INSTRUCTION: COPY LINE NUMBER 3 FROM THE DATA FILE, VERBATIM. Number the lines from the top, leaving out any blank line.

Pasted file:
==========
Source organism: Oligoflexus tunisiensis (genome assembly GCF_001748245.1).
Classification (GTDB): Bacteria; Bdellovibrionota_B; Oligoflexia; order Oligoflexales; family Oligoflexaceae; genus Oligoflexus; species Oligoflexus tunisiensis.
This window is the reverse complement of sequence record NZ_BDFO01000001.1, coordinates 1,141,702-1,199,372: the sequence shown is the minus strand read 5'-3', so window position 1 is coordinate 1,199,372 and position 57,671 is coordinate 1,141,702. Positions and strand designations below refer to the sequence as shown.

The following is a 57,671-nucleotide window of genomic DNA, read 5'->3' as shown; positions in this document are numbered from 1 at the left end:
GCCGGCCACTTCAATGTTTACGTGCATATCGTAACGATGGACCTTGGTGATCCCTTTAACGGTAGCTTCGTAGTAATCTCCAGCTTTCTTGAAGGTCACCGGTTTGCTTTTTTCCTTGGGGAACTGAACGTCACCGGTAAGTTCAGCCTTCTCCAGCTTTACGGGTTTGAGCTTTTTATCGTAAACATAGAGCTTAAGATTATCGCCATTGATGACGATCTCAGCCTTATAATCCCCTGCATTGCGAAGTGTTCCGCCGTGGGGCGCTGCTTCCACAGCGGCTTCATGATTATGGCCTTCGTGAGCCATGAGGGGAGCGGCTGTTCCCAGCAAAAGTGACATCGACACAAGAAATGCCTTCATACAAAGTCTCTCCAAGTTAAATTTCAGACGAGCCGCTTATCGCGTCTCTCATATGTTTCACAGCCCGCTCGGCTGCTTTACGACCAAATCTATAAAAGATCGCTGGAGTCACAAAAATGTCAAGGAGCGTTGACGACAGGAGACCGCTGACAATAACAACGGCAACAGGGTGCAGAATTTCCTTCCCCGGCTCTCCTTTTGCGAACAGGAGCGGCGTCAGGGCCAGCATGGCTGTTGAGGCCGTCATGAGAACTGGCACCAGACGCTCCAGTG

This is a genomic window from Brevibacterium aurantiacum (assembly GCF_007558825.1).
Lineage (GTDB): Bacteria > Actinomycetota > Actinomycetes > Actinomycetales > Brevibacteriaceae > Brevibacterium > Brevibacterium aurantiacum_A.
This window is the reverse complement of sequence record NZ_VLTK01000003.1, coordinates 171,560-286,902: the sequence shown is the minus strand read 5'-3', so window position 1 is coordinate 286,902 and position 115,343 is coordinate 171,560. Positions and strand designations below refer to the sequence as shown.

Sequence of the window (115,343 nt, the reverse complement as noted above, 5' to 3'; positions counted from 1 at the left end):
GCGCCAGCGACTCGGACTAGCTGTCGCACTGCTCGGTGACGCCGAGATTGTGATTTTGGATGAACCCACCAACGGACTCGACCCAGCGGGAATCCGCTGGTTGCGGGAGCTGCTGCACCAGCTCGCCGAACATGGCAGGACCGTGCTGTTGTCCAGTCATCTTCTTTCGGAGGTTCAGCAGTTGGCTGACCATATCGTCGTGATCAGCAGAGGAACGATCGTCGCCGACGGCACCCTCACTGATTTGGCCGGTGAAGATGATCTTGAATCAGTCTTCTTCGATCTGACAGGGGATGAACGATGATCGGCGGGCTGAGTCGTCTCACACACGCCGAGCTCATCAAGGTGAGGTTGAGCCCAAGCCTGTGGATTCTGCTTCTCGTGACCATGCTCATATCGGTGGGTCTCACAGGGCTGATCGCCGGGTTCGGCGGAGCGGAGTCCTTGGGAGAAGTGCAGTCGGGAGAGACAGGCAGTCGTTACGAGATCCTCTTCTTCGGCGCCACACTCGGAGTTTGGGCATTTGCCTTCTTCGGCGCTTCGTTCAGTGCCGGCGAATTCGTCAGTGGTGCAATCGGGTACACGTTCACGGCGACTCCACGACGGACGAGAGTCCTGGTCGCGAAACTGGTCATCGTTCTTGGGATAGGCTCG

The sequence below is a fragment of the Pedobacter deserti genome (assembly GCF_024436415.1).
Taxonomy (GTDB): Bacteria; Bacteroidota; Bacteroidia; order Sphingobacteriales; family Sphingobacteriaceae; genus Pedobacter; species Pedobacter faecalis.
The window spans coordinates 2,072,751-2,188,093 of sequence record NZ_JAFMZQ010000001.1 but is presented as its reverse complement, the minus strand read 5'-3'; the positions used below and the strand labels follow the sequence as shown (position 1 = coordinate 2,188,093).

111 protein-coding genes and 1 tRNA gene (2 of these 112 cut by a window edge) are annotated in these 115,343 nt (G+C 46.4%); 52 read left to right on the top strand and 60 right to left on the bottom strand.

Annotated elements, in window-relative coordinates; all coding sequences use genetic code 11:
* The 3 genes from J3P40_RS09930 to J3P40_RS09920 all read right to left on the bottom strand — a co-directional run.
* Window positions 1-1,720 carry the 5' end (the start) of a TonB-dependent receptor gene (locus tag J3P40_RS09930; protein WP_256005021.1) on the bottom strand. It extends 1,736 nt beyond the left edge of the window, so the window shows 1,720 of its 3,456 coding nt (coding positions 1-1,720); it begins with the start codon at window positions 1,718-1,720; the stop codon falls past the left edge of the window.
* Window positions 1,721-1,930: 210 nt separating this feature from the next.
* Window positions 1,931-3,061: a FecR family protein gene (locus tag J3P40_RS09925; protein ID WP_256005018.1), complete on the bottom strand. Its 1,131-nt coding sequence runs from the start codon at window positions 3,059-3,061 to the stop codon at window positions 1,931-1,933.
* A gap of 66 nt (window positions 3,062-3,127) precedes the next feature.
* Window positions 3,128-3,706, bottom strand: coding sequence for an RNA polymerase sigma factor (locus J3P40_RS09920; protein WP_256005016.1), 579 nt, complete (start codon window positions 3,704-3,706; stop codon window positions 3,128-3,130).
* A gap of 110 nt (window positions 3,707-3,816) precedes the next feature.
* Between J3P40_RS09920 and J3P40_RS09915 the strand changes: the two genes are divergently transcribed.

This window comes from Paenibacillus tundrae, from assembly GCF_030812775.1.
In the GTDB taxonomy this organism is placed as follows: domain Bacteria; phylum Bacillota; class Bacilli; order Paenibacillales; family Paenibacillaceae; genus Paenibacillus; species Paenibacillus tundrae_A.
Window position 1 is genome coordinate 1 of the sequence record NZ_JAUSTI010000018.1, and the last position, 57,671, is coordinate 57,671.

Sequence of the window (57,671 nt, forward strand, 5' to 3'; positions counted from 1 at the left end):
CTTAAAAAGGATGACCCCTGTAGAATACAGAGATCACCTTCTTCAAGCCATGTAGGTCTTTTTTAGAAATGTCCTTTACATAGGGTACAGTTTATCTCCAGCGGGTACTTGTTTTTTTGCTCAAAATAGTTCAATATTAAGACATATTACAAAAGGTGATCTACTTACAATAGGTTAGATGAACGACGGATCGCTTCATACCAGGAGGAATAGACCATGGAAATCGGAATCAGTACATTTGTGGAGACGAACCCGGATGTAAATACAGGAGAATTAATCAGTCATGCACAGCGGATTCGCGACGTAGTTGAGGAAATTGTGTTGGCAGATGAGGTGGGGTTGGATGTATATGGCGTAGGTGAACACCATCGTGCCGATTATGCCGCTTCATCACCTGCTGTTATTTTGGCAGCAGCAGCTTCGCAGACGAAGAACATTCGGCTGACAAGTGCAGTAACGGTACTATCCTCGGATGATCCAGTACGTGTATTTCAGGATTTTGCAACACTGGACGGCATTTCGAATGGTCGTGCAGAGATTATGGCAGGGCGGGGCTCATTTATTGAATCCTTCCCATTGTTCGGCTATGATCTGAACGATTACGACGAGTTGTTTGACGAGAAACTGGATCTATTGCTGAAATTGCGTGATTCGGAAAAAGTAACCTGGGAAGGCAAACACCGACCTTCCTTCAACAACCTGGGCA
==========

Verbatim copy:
This window is the reverse complement of sequence record NZ_BDFO01000001.1, coordinates 1,141,702-1,199,372: the sequence shown is the minus strand read 5'-3', so window position 1 is coordinate 1,199,372 and position 57,671 is coordinate 1,141,702. Positions and strand designations below refer to the sequence as shown.